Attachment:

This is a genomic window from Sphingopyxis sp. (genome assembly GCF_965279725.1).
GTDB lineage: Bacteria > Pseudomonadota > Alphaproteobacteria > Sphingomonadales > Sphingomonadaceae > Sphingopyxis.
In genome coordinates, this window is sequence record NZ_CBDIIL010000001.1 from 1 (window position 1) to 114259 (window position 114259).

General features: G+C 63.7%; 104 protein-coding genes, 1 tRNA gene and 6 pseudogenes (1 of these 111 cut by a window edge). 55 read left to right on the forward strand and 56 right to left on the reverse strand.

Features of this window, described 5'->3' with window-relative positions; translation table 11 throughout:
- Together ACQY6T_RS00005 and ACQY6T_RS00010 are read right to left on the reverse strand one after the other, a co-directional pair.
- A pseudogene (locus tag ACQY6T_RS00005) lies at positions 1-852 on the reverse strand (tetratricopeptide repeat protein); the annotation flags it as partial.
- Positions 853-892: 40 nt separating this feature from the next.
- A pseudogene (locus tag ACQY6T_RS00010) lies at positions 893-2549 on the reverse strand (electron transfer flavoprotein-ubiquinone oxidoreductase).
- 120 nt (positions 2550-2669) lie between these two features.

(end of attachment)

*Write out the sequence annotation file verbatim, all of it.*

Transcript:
This is a genomic window from Sphingopyxis sp. (genome assembly GCF_965279725.1).
GTDB lineage: Bacteria > Pseudomonadota > Alphaproteobacteria > Sphingomonadales > Sphingomonadaceae > Sphingopyxis.
In genome coordinates, this window is sequence record NZ_CBDIIL010000001.1 from 1 (window position 1) to 114259 (window position 114259).

General features: G+C 63.7%; 104 protein-coding genes, 1 tRNA gene and 6 pseudogenes (1 of these 111 cut by a window edge). 55 read left to right on the forward strand and 56 right to left on the reverse strand.

Features of this window, described 5'->3' with window-relative positions; translation table 11 throughout:
- Together ACQY6T_RS00005 and ACQY6T_RS00010 are read right to left on the reverse strand one after the other, a co-directional pair.
- A pseudogene (locus tag ACQY6T_RS00005) lies at positions 1-852 on the reverse strand (tetratricopeptide repeat protein); the annotation flags it as partial.
- Positions 853-892: 40 nt separating this feature from the next.
- A pseudogene (locus tag ACQY6T_RS00010) lies at positions 893-2549 on the reverse strand (electron transfer flavoprotein-ubiquinone oxidoreductase).
- 120 nt (positions 2550-2669) lie between these two features.